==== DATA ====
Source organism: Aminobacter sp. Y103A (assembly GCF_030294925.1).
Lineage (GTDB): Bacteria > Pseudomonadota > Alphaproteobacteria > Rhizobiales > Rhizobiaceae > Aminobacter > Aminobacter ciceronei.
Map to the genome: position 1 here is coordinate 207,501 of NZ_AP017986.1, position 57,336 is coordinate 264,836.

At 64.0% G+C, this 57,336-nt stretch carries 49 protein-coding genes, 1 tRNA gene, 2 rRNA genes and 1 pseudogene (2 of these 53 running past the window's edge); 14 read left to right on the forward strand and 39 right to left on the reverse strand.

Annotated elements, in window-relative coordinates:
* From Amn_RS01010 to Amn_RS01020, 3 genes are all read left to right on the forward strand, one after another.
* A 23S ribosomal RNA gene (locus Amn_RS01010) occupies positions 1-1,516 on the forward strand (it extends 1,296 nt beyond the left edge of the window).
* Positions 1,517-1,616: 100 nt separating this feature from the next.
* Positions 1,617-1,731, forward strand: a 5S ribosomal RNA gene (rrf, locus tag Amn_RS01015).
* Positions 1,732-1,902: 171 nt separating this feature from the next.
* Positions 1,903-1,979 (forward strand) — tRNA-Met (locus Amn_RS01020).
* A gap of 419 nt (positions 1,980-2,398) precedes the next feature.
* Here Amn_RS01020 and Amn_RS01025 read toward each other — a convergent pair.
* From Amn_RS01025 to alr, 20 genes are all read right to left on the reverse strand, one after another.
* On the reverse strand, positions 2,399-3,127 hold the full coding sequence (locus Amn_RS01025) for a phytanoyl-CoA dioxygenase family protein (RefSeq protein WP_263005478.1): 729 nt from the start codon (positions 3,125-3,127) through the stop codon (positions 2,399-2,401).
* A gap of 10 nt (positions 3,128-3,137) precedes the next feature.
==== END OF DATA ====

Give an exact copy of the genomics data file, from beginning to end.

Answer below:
Source organism: Aminobacter sp. Y103A (assembly GCF_030294925.1).
Lineage (GTDB): Bacteria > Pseudomonadota > Alphaproteobacteria > Rhizobiales > Rhizobiaceae > Aminobacter > Aminobacter ciceronei.
Map to the genome: position 1 here is coordinate 207,501 of NZ_AP017986.1, position 57,336 is coordinate 264,836.

At 64.0% G+C, this 57,336-nt stretch carries 49 protein-coding genes, 1 tRNA gene, 2 rRNA genes and 1 pseudogene (2 of these 53 running past the window's edge); 14 read left to right on the forward strand and 39 right to left on the reverse strand.

Annotated elements, in window-relative coordinates:
* From Amn_RS01010 to Amn_RS01020, 3 genes are all read left to right on the forward strand, one after another.
* A 23S ribosomal RNA gene (locus Amn_RS01010) occupies positions 1-1,516 on the forward strand (it extends 1,296 nt beyond the left edge of the window).
* Positions 1,517-1,616: 100 nt separating this feature from the next.
* Positions 1,617-1,731, forward strand: a 5S ribosomal RNA gene (rrf, locus tag Amn_RS01015).
* Positions 1,732-1,902: 171 nt separating this feature from the next.
* Positions 1,903-1,979 (forward strand) — tRNA-Met (locus Amn_RS01020).
* A gap of 419 nt (positions 1,980-2,398) precedes the next feature.
* Here Amn_RS01020 and Amn_RS01025 read toward each other — a convergent pair.
* From Amn_RS01025 to alr, 20 genes are all read right to left on the reverse strand, one after another.
* On the reverse strand, positions 2,399-3,127 hold the full coding sequence (locus Amn_RS01025) for a phytanoyl-CoA dioxygenase family protein (RefSeq protein WP_263005478.1): 729 nt from the start codon (positions 3,125-3,127) through the stop codon (positions 2,399-2,401).
* A gap of 10 nt (positions 3,128-3,137) precedes the next feature.